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Alpha synuclein is expressed predominantly in the brain, where it is concentrated in presynaptic nerve terminals. The deposition of the abundant presynaptic brain protein alpha-synuclein as fibrillary aggregates in neurons or glial cells is a hallmark lesion in a subset of neurodegenerative disorders. These disorders include Parkinson's disease (PD), dementia with Lewy bodies (DLB) and multiple system atrophy, collectively referred to as synucleinopathies. Parkinson's disease (PD) is a common neurodegenerative disorder characterized by the progressive accumulation in selected neurons of protein inclusions containing alpha-synuclein and ubiquitin.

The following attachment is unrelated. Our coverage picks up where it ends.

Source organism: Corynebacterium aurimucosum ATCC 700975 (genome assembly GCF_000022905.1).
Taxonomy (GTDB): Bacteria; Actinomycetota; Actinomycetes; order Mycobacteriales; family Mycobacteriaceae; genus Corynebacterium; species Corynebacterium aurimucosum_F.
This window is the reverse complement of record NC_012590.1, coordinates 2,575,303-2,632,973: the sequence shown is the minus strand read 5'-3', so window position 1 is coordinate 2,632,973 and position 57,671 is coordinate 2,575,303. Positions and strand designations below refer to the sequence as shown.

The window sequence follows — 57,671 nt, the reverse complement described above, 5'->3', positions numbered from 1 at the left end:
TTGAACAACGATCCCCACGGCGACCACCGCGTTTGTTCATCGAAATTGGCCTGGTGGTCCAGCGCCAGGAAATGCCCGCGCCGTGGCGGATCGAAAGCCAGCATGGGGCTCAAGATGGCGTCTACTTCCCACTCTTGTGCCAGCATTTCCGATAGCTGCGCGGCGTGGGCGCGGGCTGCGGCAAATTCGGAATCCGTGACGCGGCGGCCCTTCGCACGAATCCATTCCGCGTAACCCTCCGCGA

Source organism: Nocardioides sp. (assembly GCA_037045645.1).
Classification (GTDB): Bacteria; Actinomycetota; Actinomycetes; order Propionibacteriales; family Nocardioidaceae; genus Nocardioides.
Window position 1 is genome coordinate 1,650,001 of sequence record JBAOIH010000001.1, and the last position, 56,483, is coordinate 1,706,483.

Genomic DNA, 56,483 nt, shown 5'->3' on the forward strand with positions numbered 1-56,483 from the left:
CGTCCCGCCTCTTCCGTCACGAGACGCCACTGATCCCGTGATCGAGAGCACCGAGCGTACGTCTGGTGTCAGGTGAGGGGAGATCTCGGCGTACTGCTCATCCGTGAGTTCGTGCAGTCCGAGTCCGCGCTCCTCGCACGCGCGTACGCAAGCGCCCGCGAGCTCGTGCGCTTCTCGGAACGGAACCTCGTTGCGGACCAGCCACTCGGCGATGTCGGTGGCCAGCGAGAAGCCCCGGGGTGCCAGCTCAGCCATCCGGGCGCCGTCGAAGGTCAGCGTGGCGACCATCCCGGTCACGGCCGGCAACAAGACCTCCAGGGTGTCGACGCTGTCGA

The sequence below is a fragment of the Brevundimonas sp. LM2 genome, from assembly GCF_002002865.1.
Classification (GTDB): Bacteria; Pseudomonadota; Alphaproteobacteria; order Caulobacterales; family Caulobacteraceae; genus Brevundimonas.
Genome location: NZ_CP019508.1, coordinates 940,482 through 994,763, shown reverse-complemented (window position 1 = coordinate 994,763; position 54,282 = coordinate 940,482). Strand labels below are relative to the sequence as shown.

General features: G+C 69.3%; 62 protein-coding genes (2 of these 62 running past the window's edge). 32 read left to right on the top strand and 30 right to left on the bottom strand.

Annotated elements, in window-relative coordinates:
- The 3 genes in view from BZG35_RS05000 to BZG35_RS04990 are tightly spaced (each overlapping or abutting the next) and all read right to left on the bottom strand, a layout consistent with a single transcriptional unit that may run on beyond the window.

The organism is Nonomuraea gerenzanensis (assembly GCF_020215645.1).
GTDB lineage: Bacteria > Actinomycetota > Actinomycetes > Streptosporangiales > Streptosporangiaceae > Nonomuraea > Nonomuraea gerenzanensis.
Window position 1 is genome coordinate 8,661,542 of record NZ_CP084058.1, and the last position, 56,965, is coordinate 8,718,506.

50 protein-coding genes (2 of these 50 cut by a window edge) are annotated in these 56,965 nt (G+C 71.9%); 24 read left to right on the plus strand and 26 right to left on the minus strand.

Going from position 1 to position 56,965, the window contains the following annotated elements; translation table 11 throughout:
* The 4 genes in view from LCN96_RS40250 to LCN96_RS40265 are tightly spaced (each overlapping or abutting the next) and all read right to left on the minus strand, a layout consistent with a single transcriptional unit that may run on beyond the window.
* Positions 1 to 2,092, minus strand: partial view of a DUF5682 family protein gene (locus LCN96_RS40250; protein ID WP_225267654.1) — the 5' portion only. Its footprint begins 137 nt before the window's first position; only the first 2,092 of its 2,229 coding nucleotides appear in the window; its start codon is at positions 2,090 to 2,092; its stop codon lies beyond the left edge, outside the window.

Among the familial mutations of α-synuclein in Parkinson′s disease, E46K has the greatest potential to aggregate.
|Notes||pJEK6 ("E46K") is a derivative of pET15b with the open reading frame encoding the E46K mutant human alpha synuclein (α-synuclein) cloned in via the NdeI and BamHI restriction sites. It was constructed via site specific mutagenesis of pJEK1, replacing the G at position 136 in the ORF nucleotide sequence with A, thus altering the 46th codon from GAG encoding Glutamic Acid (E) to AAG encoding Lys (K). In this construct E46K α-synuclein is expressed as a fusion protein with an N-terminal six His tag.|
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